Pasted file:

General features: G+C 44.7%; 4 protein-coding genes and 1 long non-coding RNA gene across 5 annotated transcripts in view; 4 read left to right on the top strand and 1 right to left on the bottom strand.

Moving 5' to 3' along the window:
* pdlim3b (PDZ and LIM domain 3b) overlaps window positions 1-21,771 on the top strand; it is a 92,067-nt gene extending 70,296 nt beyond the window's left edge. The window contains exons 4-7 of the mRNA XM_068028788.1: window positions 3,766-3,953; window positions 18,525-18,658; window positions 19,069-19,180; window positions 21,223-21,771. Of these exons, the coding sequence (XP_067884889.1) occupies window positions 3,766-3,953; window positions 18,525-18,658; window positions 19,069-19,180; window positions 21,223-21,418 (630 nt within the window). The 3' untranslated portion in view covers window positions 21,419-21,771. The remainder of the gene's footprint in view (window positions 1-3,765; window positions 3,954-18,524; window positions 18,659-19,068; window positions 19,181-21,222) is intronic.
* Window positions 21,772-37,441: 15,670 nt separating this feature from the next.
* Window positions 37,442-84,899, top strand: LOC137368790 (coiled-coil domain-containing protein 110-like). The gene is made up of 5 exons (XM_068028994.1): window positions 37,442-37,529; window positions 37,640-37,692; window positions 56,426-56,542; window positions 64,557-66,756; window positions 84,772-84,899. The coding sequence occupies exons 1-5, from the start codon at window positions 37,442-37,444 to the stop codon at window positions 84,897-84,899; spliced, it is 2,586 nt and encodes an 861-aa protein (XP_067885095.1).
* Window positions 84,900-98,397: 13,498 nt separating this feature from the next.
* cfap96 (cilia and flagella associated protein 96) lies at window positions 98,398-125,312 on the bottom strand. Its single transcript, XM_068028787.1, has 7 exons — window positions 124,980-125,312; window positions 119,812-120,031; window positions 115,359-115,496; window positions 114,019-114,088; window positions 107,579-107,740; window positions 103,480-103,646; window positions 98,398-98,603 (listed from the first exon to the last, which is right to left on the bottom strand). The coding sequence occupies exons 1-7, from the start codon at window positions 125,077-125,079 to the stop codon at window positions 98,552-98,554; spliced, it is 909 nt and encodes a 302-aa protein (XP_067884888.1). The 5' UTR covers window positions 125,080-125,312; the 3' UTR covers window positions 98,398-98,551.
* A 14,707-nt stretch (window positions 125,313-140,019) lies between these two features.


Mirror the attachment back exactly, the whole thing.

General features: G+C 44.7%; 4 protein-coding genes and 1 long non-coding RNA gene across 5 annotated transcripts in view; 4 read left to right on the top strand and 1 right to left on the bottom strand.

Moving 5' to 3' along the window:
* pdlim3b (PDZ and LIM domain 3b) overlaps window positions 1-21,771 on the top strand; it is a 92,067-nt gene extending 70,296 nt beyond the window's left edge. The window contains exons 4-7 of the mRNA XM_068028788.1: window positions 3,766-3,953; window positions 18,525-18,658; window positions 19,069-19,180; window positions 21,223-21,771. Of these exons, the coding sequence (XP_067884889.1) occupies window positions 3,766-3,953; window positions 18,525-18,658; window positions 19,069-19,180; window positions 21,223-21,418 (630 nt within the window). The 3' untranslated portion in view covers window positions 21,419-21,771. The remainder of the gene's footprint in view (window positions 1-3,765; window positions 3,954-18,524; window positions 18,659-19,068; window positions 19,181-21,222) is intronic.
* Window positions 21,772-37,441: 15,670 nt separating this feature from the next.
* Window positions 37,442-84,899, top strand: LOC137368790 (coiled-coil domain-containing protein 110-like). The gene is made up of 5 exons (XM_068028994.1): window positions 37,442-37,529; window positions 37,640-37,692; window positions 56,426-56,542; window positions 64,557-66,756; window positions 84,772-84,899. The coding sequence occupies exons 1-5, from the start codon at window positions 37,442-37,444 to the stop codon at window positions 84,897-84,899; spliced, it is 2,586 nt and encodes an 861-aa protein (XP_067885095.1).
* Window positions 84,900-98,397: 13,498 nt separating this feature from the next.
* cfap96 (cilia and flagella associated protein 96) lies at window positions 98,398-125,312 on the bottom strand. Its single transcript, XM_068028787.1, has 7 exons — window positions 124,980-125,312; window positions 119,812-120,031; window positions 115,359-115,496; window positions 114,019-114,088; window positions 107,579-107,740; window positions 103,480-103,646; window positions 98,398-98,603 (listed from the first exon to the last, which is right to left on the bottom strand). The coding sequence occupies exons 1-7, from the start codon at window positions 125,077-125,079 to the stop codon at window positions 98,552-98,554; spliced, it is 909 nt and encodes a 302-aa protein (XP_067884888.1). The 5' UTR covers window positions 125,080-125,312; the 3' UTR covers window positions 98,398-98,551.
* A 14,707-nt stretch (window positions 125,313-140,019) lies between these two features.